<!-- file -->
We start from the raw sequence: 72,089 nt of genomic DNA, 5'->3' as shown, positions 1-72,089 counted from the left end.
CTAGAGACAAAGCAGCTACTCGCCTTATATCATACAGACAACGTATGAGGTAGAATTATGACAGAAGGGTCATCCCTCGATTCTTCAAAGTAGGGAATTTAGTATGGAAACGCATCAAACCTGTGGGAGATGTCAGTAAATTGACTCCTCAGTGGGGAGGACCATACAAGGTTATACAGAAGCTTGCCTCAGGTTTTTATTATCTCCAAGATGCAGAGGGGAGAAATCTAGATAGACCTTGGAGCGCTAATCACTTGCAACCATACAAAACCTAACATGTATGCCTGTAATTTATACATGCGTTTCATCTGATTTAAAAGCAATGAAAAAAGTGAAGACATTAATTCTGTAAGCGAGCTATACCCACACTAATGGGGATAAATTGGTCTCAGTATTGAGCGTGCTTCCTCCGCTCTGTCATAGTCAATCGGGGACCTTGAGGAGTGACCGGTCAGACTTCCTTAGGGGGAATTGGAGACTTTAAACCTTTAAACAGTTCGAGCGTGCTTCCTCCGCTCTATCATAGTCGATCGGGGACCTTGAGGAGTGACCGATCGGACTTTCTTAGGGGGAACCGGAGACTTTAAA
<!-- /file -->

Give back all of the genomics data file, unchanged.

We start from the raw sequence: 72,089 nt of genomic DNA, 5'->3' as shown, positions 1-72,089 counted from the left end.
CTAGAGACAAAGCAGCTACTCGCCTTATATCATACAGACAACGTATGAGGTAGAATTATGACAGAAGGGTCATCCCTCGATTCTTCAAAGTAGGGAATTTAGTATGGAAACGCATCAAACCTGTGGGAGATGTCAGTAAATTGACTCCTCAGTGGGGAGGACCATACAAGGTTATACAGAAGCTTGCCTCAGGTTTTTATTATCTCCAAGATGCAGAGGGGAGAAATCTAGATAGACCTTGGAGCGCTAATCACTTGCAACCATACAAAACCTAACATGTATGCCTGTAATTTATACATGCGTTTCATCTGATTTAAAAGCAATGAAAAAAGTGAAGACATTAATTCTGTAAGCGAGCTATACCCACACTAATGGGGATAAATTGGTCTCAGTATTGAGCGTGCTTCCTCCGCTCTGTCATAGTCAATCGGGGACCTTGAGGAGTGACCGGTCAGACTTCCTTAGGGGGAATTGGAGACTTTAAACCTTTAAACAGTTCGAGCGTGCTTCCTCCGCTCTATCATAGTCGATCGGGGACCTTGAGGAGTGACCGATCGGACTTTCTTAGGGGGAACCGGAGACTTTAAA